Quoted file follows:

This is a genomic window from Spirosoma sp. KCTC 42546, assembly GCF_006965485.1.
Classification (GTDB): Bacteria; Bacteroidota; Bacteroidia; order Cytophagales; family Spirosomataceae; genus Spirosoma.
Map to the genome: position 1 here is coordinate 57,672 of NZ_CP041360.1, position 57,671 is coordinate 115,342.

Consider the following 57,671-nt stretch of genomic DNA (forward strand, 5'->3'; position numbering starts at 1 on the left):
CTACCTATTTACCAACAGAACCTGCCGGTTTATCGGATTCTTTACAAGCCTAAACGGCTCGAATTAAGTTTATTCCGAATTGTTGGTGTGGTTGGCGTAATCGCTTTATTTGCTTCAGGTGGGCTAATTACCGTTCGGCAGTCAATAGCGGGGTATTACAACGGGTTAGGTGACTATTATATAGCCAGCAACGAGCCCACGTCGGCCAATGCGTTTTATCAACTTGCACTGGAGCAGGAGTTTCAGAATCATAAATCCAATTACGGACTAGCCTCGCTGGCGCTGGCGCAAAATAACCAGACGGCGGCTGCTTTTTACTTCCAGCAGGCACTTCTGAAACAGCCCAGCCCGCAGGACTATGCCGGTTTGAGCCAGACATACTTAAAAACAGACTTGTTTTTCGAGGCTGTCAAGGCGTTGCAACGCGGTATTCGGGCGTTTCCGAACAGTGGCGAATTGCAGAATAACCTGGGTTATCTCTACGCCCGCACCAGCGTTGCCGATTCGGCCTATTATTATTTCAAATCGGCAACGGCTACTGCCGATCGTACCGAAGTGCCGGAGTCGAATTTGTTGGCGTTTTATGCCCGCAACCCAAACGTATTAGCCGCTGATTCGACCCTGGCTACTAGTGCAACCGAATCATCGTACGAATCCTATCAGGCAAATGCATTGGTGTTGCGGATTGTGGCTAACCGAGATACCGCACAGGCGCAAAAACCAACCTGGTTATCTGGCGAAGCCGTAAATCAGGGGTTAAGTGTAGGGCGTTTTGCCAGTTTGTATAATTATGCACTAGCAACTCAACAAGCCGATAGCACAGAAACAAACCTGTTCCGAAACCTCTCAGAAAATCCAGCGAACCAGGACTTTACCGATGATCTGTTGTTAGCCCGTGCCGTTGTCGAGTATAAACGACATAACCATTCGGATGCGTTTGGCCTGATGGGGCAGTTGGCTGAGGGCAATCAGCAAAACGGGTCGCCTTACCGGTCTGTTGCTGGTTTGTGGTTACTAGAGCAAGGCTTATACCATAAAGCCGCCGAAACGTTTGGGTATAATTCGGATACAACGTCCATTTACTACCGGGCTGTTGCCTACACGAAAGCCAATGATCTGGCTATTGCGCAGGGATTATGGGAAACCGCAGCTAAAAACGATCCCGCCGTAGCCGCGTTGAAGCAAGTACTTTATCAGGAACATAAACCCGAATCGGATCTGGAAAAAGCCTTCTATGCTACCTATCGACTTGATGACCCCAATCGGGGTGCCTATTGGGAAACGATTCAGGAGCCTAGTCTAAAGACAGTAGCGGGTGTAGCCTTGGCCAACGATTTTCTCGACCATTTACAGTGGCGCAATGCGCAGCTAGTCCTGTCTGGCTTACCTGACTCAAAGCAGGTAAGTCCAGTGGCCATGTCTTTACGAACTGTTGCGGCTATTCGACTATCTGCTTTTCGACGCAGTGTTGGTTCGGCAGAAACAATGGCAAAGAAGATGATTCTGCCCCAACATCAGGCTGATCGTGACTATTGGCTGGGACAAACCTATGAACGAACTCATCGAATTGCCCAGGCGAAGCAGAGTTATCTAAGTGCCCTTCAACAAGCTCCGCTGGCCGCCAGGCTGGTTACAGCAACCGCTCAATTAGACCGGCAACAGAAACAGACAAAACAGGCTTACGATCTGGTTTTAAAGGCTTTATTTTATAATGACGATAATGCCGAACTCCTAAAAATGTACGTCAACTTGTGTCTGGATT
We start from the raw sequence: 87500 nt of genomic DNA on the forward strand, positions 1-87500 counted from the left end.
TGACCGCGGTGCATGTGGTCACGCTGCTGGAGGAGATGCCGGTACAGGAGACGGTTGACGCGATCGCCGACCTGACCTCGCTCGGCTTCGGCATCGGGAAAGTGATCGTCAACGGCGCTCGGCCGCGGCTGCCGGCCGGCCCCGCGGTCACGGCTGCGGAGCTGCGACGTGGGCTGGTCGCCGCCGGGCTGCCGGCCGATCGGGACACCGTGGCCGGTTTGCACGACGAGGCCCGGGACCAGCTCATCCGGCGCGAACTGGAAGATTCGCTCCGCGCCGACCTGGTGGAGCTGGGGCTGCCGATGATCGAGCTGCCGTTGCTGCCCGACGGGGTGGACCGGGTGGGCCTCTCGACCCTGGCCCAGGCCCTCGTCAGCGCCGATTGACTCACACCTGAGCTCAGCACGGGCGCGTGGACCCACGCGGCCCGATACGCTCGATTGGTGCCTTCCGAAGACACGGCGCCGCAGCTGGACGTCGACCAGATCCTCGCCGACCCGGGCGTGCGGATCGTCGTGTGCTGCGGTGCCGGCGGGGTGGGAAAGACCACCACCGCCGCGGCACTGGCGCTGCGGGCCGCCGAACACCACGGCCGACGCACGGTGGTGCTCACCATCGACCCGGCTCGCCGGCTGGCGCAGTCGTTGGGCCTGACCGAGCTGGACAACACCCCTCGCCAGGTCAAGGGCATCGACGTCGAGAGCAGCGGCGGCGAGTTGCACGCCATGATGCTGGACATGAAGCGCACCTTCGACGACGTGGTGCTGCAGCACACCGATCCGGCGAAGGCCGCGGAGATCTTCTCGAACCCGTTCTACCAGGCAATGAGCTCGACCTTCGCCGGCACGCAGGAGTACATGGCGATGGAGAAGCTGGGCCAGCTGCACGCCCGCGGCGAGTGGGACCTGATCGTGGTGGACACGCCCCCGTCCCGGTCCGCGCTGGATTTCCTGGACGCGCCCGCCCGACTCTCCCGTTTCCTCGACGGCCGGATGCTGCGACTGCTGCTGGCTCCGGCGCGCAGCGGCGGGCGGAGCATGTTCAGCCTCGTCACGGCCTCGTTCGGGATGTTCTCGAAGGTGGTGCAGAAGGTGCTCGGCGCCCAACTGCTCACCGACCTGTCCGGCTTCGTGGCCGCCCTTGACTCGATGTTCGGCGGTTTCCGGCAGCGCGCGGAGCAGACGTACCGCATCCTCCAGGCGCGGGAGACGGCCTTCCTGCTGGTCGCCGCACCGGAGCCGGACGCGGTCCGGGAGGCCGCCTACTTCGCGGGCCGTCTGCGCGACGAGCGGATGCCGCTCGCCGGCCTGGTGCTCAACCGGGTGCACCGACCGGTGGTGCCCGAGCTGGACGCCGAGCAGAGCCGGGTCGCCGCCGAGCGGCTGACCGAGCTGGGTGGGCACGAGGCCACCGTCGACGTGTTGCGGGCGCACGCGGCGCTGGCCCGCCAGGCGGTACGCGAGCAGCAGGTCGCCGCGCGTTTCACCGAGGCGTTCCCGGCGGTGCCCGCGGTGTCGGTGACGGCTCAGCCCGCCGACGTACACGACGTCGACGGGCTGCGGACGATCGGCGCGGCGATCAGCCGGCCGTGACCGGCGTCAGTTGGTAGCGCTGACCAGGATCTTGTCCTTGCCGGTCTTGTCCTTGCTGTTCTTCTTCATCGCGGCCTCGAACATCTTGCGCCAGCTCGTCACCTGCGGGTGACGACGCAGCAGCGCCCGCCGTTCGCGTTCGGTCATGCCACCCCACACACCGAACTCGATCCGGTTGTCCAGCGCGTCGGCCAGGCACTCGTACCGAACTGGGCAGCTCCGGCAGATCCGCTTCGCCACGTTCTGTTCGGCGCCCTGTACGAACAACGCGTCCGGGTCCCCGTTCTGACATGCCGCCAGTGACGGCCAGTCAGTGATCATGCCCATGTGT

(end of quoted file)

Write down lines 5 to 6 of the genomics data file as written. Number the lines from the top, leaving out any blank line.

CTACCTATTTACCAACAGAACCTGCCGGTTTATCGGATTCTTTACAAGCCTAAACGGCTCGAATTAAGTTTATTCCGAATTGTTGGTGTGGTTGGCGTAATCGCTTTATTTGCTTCAGGTGGGCTAATTACCGTTCGGCAGTCAATAGCGGGGTATTACAACGGGTTAGGTGACTATTATATAGCCAGCAACGAGCCCACGTCGGCCAATGCGTTTTATCAACTTGCACTGGAGCAGGAGTTTCAGAATCATAAATCCAATTACGGACTAGCCTCGCTGGCGCTGGCGCAAAATAACCAGACGGCGGCTGCTTTTTACTTCCAGCAGGCACTTCTGAAACAGCCCAGCCCGCAGGACTATGCCGGTTTGAGCCAGACATACTTAAAAACAGACTTGTTTTTCGAGGCTGTCAAGGCGTTGCAACGCGGTATTCGGGCGTTTCCGAACAGTGGCGAATTGCAGAATAACCTGGGTTATCTCTACGCCCGCACCAGCGTTGCCGATTCGGCCTATTATTATTTCAAATCGGCAACGGCTACTGCCGATCGTACCGAAGTGCCGGAGTCGAATTTGTTGGCGTTTTATGCCCGCAACCCAAACGTATTAGCCGCTGATTCGACCCTGGCTACTAGTGCAACCGAATCATCGTACGAATCCTATCAGGCAAATGCATTGGTGTTGCGGATTGTGGCTAACCGAGATACCGCACAGGCGCAAAAACCAACCTGGTTATCTGGCGAAGCCGTAAATCAGGGGTTAAGTGTAGGGCGTTTTGCCAGTTTGTATAATTATGCACTAGCAACTCAACAAGCCGATAGCACAGAAACAAACCTGTTCCGAAACCTCTCAGAAAATCCAGCGAACCAGGACTTTACCGATGATCTGTTGTTAGCCCGTGCCGTTGTCGAGTATAAACGACATAACCATTCGGATGCGTTTGGCCTGATGGGGCAGTTGGCTGAGGGCAATCAGCAAAACGGGTCGCCTTACCGGTCTGTTGCTGGTTTGTGGTTACTAGAGCAAGGCTTATACCATAAAGCCGCCGAAACGTTTGGGTATAATTCGGATACAACGTCCATTTACTACCGGGCTGTTGCCTACACGAAAGCCAATGATCTGGCTATTGCGCAGGGATTATGGGAAACCGCAGCTAAAAACGATCCCGCCGTAGCCGCGTTGAAGCAAGTACTTTATCAGGAACATAAACCCGAATCGGATCTGGAAAAAGCCTTCTATGCTACCTATCGACTTGATGACCCCAATCGGGGTGCCTATTGGGAAACGATTCAGGAGCCTAGTCTAAAGACAGTAGCGGGTGTAGCCTTGGCCAACGATTTTCTCGACCATTTACAGTGGCGCAATGCGCAGCTAGTCCTGTCTGGCTTACCTGACTCAAAGCAGGTAAGTCCAGTGGCCATGTCTTTACGAACTGTTGCGGCTATTCGACTATCTGCTTTTCGACGCAGTGTTGGTTCGGCAGAAACAATGGCAAAGAAGATGATTCTGCCCCAACATCAGGCTGATCGTGACTATTGGCTGGGACAAACCTATGAACGAACTCATCGAATTGCCCAGGCGAAGCAGAGTTATCTAAGTGCCCTTCAACAAGCTCCGCTGGCCGCCAGGCTGGTTACAGCAACCGCTCAATTAGACCGGCAACAGAAACAGACAAAACAGGCTTACGATCTGGTTTTAAAGGCTTTATTTTATAATGACGATAATGCCGAACTCCTAAAAATGTACGTCAACTTGTGTCTGGATT
We start from the raw sequence: 87500 nt of genomic DNA on the forward strand, positions 1-87500 counted from the left end.